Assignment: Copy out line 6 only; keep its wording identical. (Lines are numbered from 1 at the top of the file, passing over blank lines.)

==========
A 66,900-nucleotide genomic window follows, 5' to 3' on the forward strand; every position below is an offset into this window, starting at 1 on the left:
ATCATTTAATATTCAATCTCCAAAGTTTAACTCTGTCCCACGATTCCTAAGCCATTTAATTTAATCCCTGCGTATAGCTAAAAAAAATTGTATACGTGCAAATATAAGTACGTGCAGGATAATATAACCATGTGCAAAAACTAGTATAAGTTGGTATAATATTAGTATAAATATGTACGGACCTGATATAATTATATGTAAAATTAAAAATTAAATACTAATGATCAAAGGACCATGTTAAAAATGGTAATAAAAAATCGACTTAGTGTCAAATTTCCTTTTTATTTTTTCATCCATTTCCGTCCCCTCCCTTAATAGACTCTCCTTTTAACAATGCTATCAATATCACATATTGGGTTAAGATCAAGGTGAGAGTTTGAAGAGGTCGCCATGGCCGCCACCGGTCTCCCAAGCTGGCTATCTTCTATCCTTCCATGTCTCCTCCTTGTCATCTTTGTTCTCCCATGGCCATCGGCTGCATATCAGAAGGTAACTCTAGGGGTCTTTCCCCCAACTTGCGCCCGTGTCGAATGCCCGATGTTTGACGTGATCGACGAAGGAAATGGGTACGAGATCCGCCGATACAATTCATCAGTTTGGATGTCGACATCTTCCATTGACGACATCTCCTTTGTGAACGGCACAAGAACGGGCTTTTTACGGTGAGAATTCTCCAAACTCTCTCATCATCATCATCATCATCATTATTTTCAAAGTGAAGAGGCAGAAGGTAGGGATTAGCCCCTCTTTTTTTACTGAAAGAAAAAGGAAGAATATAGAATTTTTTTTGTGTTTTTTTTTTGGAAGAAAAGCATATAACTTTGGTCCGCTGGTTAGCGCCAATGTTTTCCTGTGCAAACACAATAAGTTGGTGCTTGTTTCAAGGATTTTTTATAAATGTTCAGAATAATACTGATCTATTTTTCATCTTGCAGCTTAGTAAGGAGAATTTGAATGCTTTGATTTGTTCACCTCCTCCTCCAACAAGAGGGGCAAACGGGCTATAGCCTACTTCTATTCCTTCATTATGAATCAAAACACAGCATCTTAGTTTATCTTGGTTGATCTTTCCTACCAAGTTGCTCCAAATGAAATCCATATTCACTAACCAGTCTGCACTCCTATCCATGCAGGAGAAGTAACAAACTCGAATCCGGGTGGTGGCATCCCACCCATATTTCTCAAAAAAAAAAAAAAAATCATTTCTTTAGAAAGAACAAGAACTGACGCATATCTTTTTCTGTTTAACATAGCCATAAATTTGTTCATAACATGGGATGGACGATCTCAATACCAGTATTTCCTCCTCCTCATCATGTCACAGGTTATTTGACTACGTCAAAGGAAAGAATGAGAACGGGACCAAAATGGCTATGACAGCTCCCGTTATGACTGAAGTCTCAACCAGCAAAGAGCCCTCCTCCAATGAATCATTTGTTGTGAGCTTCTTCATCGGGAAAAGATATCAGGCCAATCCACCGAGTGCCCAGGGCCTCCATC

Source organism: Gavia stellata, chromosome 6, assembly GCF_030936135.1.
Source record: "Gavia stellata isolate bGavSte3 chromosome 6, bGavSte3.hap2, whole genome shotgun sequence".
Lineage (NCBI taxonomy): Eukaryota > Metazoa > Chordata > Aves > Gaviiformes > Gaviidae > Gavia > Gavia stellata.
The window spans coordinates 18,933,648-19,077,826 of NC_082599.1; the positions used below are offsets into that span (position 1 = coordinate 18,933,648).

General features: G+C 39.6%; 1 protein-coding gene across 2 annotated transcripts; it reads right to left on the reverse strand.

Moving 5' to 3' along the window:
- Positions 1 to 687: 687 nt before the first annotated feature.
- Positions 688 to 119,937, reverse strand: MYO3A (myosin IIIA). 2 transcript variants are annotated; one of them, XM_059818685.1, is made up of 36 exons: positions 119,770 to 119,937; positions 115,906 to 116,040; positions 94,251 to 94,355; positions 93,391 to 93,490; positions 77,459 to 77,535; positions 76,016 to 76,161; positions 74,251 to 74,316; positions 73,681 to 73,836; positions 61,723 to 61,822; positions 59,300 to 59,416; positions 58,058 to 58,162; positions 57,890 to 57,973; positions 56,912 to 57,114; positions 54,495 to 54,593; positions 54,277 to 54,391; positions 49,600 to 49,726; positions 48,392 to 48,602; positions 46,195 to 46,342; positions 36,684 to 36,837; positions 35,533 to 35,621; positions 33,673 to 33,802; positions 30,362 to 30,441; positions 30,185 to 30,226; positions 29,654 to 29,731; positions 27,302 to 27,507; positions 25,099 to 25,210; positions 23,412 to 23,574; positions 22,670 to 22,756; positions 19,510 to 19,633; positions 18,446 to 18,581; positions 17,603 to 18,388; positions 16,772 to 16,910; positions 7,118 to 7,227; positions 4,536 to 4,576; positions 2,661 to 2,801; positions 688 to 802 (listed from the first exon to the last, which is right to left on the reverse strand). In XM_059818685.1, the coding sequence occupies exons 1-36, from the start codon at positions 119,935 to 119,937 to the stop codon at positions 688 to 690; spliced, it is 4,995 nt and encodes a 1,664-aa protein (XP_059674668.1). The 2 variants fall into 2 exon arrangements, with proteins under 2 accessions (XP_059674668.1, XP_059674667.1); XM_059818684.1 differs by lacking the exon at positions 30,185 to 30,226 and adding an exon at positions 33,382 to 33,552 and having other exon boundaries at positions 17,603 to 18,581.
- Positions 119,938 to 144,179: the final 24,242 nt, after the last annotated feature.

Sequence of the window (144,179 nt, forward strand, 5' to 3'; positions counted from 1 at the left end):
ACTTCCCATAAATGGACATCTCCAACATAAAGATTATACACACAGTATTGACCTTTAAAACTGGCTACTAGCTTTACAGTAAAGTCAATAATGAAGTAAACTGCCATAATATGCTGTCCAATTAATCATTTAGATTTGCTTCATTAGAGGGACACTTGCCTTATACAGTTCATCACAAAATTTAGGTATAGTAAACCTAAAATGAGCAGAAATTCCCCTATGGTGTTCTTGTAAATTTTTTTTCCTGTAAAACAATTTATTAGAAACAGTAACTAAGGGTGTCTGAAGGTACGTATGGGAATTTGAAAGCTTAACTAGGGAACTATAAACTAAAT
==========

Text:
The window spans coordinates 18,933,648-19,077,826 of NC_082599.1; the positions used below are offsets into that span (position 1 = coordinate 18,933,648).